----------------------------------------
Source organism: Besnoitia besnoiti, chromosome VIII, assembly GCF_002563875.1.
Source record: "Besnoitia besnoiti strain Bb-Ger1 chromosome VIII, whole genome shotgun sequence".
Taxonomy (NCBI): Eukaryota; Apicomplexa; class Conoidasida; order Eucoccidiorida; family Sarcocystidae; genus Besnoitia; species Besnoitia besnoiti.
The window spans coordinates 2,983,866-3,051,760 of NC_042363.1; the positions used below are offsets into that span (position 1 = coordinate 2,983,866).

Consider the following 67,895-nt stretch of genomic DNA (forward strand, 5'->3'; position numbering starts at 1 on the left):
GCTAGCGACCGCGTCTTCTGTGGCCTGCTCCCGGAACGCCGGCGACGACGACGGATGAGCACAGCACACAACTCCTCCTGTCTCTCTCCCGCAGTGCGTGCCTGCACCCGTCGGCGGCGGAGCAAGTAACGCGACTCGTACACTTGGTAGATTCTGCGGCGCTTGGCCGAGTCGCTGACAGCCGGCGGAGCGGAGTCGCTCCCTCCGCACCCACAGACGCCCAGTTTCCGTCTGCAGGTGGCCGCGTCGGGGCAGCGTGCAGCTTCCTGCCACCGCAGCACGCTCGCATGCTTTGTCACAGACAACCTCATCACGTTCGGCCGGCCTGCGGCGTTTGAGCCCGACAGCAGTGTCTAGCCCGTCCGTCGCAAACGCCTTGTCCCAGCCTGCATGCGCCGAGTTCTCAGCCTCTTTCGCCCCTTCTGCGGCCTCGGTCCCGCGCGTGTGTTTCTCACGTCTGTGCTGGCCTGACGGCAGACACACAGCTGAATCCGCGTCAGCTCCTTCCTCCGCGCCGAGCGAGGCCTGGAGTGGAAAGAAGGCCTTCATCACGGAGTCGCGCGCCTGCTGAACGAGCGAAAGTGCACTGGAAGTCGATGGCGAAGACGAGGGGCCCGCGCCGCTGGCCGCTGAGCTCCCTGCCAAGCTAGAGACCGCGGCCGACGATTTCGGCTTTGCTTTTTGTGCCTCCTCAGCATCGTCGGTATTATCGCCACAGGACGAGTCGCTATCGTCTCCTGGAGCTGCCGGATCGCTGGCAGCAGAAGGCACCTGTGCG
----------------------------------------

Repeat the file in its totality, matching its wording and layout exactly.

Source organism: Besnoitia besnoiti, chromosome VIII, assembly GCF_002563875.1.
Source record: "Besnoitia besnoiti strain Bb-Ger1 chromosome VIII, whole genome shotgun sequence".
Taxonomy (NCBI): Eukaryota; Apicomplexa; class Conoidasida; order Eucoccidiorida; family Sarcocystidae; genus Besnoitia; species Besnoitia besnoiti.
The window spans coordinates 2,983,866-3,051,760 of NC_042363.1; the positions used below are offsets into that span (position 1 = coordinate 2,983,866).

Consider the following 67,895-nt stretch of genomic DNA (forward strand, 5'->3'; position numbering starts at 1 on the left):
GCTAGCGACCGCGTCTTCTGTGGCCTGCTCCCGGAACGCCGGCGACGACGACGGATGAGCACAGCACACAACTCCTCCTGTCTCTCTCCCGCAGTGCGTGCCTGCACCCGTCGGCGGCGGAGCAAGTAACGCGACTCGTACACTTGGTAGATTCTGCGGCGCTTGGCCGAGTCGCTGACAGCCGGCGGAGCGGAGTCGCTCCCTCCGCACCCACAGACGCCCAGTTTCCGTCTGCAGGTGGCCGCGTCGGGGCAGCGTGCAGCTTCCTGCCACCGCAGCACGCTCGCATGCTTTGTCACAGACAACCTCATCACGTTCGGCCGGCCTGCGGCGTTTGAGCCCGACAGCAGTGTCTAGCCCGTCCGTCGCAAACGCCTTGTCCCAGCCTGCATGCGCCGAGTTCTCAGCCTCTTTCGCCCCTTCTGCGGCCTCGGTCCCGCGCGTGTGTTTCTCACGTCTGTGCTGGCCTGACGGCAGACACACAGCTGAATCCGCGTCAGCTCCTTCCTCCGCGCCGAGCGAGGCCTGGAGTGGAAAGAAGGCCTTCATCACGGAGTCGCGCGCCTGCTGAACGAGCGAAAGTGCACTGGAAGTCGATGGCGAAGACGAGGGGCCCGCGCCGCTGGCCGCTGAGCTCCCTGCCAAGCTAGAGACCGCGGCCGACGATTTCGGCTTTGCTTTTTGTGCCTCCTCAGCATCGTCGGTATTATCGCCACAGGACGAGTCGCTATCGTCTCCTGGAGCTGCCGGATCGCTGGCAGCAGAAGGCACCTGTGCG